Much of his time was spent fishing in the tropics, which provided him with a wealth of experience, but all the skills in the world can’t compare to a small bit of local knowledge. Aaron was new to Moreton Bay and really wanted me to point out some of the more popular areas, so I suggested he take his own boat to allow him the freedom to do his own thing. We also agreed we would dedicate the day to trolling, so I organised a couple of Grubbsta skirted lures for Aaron, and these were placed into the water as we reached Cape Moreton.
Our plan was to troll over Brennan Shoal and up towards Smith Rock and Flinders Reef and then on to Hutchisons Shoal. Spanish mackerel often arrive at Cape Moreton a few weeks later than many of the other pelagics, and they seem to get a lot bigger towards the end of March.
We were lucky we decided to troll the combination because it worked almost immediately. As I glanced to the left I could see Aaron grab one of his rods as a big spaniard hit his lure. Aaron had brought his father John along as his autopilot, so there was no problem keeping the boat on the desired course.
Nothing is better than hearing your reel screaming within a first few minutes of arriving at a new destination, so the day was off to a great start. As we continued to troll north, my rod also went off and several minutes later I lifted an 8kg spaniard into the boat. It appeared the spanish mackerel also liked Grubbsta lures, because not long after both hooks were bitten off one of Aaron’s brand-new lures.
After I handed Aaron a new skirt we continued circling the area. We got a few more strikes but the fish didn’t stick to the lures.
The water was very green and only about 24.5C, so the decision was made to head for deeper water. We were now east of Hutchies in about 115m of clearer but still greenish water when I decided to head south along one of the current lines. The water temperature had risen to just over 25C and we could see a few small flying fish darting left and right and then Aaron sounded the alarm.
I had changed all my lures to skirts but Aaron didn’t have enough so he’d continued trolling skirts and hard-bodies. As I looked back I could see a black marlin dancing behind Aaron’s boat but it only lasted for a minute before it won its freedom.
I don’t know if black marlin prefer hard-bodies or if I am just unlucky, but they nearly always take the hard-bodies if given the choice. The trouble is that once a marlin is hooked on a hard-body it doesn’t take the fish long to shake it loose, even if you use single hooks.
We continued south until we were due east of Cape Moreton and then I turned my boat west. Apart from the marlin and a couple of flying fish we had not seen anything that would indicate the presence of fish.
The tide was just about to change, so we pulled the lures in and raced towards the area where we had hooked the mackerel. We had no sooner dropped the lures overboard than one of my lures went off, but the fish escaped. Again the lure went off but the hooks still didn’t stick.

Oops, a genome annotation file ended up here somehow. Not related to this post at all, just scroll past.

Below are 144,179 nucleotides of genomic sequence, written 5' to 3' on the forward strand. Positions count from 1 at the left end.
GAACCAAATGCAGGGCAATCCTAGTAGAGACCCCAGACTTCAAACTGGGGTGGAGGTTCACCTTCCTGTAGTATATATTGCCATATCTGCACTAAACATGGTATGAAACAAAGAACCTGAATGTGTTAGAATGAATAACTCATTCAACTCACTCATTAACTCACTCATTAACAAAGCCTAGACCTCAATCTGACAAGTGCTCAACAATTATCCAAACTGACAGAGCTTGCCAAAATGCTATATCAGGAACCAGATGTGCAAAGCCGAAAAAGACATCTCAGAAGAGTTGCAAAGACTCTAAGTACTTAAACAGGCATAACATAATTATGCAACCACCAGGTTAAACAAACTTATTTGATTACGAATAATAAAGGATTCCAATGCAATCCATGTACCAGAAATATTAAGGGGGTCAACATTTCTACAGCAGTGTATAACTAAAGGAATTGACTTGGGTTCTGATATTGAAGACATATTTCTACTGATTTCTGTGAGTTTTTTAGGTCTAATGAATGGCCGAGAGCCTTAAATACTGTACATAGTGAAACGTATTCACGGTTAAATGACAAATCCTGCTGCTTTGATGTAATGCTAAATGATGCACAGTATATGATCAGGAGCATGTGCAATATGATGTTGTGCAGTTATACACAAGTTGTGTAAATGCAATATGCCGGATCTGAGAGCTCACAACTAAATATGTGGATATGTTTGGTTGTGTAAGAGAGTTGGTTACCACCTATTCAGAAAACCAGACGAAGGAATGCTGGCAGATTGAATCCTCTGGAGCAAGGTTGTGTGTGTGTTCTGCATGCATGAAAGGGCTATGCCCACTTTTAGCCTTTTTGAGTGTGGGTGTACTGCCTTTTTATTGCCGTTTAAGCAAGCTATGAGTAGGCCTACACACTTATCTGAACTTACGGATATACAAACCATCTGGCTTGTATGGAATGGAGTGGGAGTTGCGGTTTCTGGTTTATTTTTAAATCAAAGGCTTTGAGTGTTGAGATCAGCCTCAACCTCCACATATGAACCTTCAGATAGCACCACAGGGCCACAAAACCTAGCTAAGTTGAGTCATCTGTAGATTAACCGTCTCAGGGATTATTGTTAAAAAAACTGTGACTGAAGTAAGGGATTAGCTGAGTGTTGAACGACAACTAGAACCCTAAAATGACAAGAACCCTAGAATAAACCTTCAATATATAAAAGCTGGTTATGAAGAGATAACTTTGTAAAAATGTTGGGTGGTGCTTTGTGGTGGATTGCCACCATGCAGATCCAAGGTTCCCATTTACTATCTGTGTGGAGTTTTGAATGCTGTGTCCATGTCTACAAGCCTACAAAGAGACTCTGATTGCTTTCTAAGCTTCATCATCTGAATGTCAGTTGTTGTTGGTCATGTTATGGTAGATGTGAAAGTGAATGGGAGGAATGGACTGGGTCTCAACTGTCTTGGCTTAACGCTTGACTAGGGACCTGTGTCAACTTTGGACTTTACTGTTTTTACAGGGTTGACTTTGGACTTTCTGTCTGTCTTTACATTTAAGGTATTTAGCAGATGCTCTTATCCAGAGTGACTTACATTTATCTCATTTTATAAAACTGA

Finally one of the rods bent hard over and it was on. I left the boat idling forwards while I cleared the other lines and lifted the rod out of the holder. The fish had taken a lot of line and was still heading towards New Zealand.
I estimated it had taken about 300m of line, so I stopped the boat and finally started to wind a few metres back onto my reel. The fish was either very heavy or I had hooked it in the side. Fearing the worst, I made sure I wound in my line as gently as possible, but it was taking ages.
The minutes ticked by until I could finally see some movement on the surface about 100m back. Aaron and John had pulled up beside me in the hope of capturing the moment with their camera.
Time after time the fish would pull off another 20m of line and I would wind it back in, until eventually I could see the massive fish under the boat. It was about 2m long and really wide and seemed to just be slowly swimming along about 8m below.
I gently pulled the rod up and reeled in another couple of metres until my reel had taken a few turns of my wind-on leader. I placed the rod back in the holder, grabbed my gaff and slowly lifted a massive mackerel towards me. Then with a shake of its head the mackerel was gone.
I tried really hard not to display the full effects of my disappointment, so I mumbled some quiet words under my breath and tried to raise a smile. It was just after 2pm and time to head for home before the afternoon storm, but after witnessing that fish, Aaron and John were keen to give it one more try. I was devastated, so just sat back and waited for their return.
After a few minutes I could see John reeling in one of the rods, so thought they would be along any minute. Another 10 minutes went by before they finally returned and I realised John had caught another mackerel. I am sure the weather will soon be kind to you and a weekend will be perfect.
But until then, may all your fish be hungry.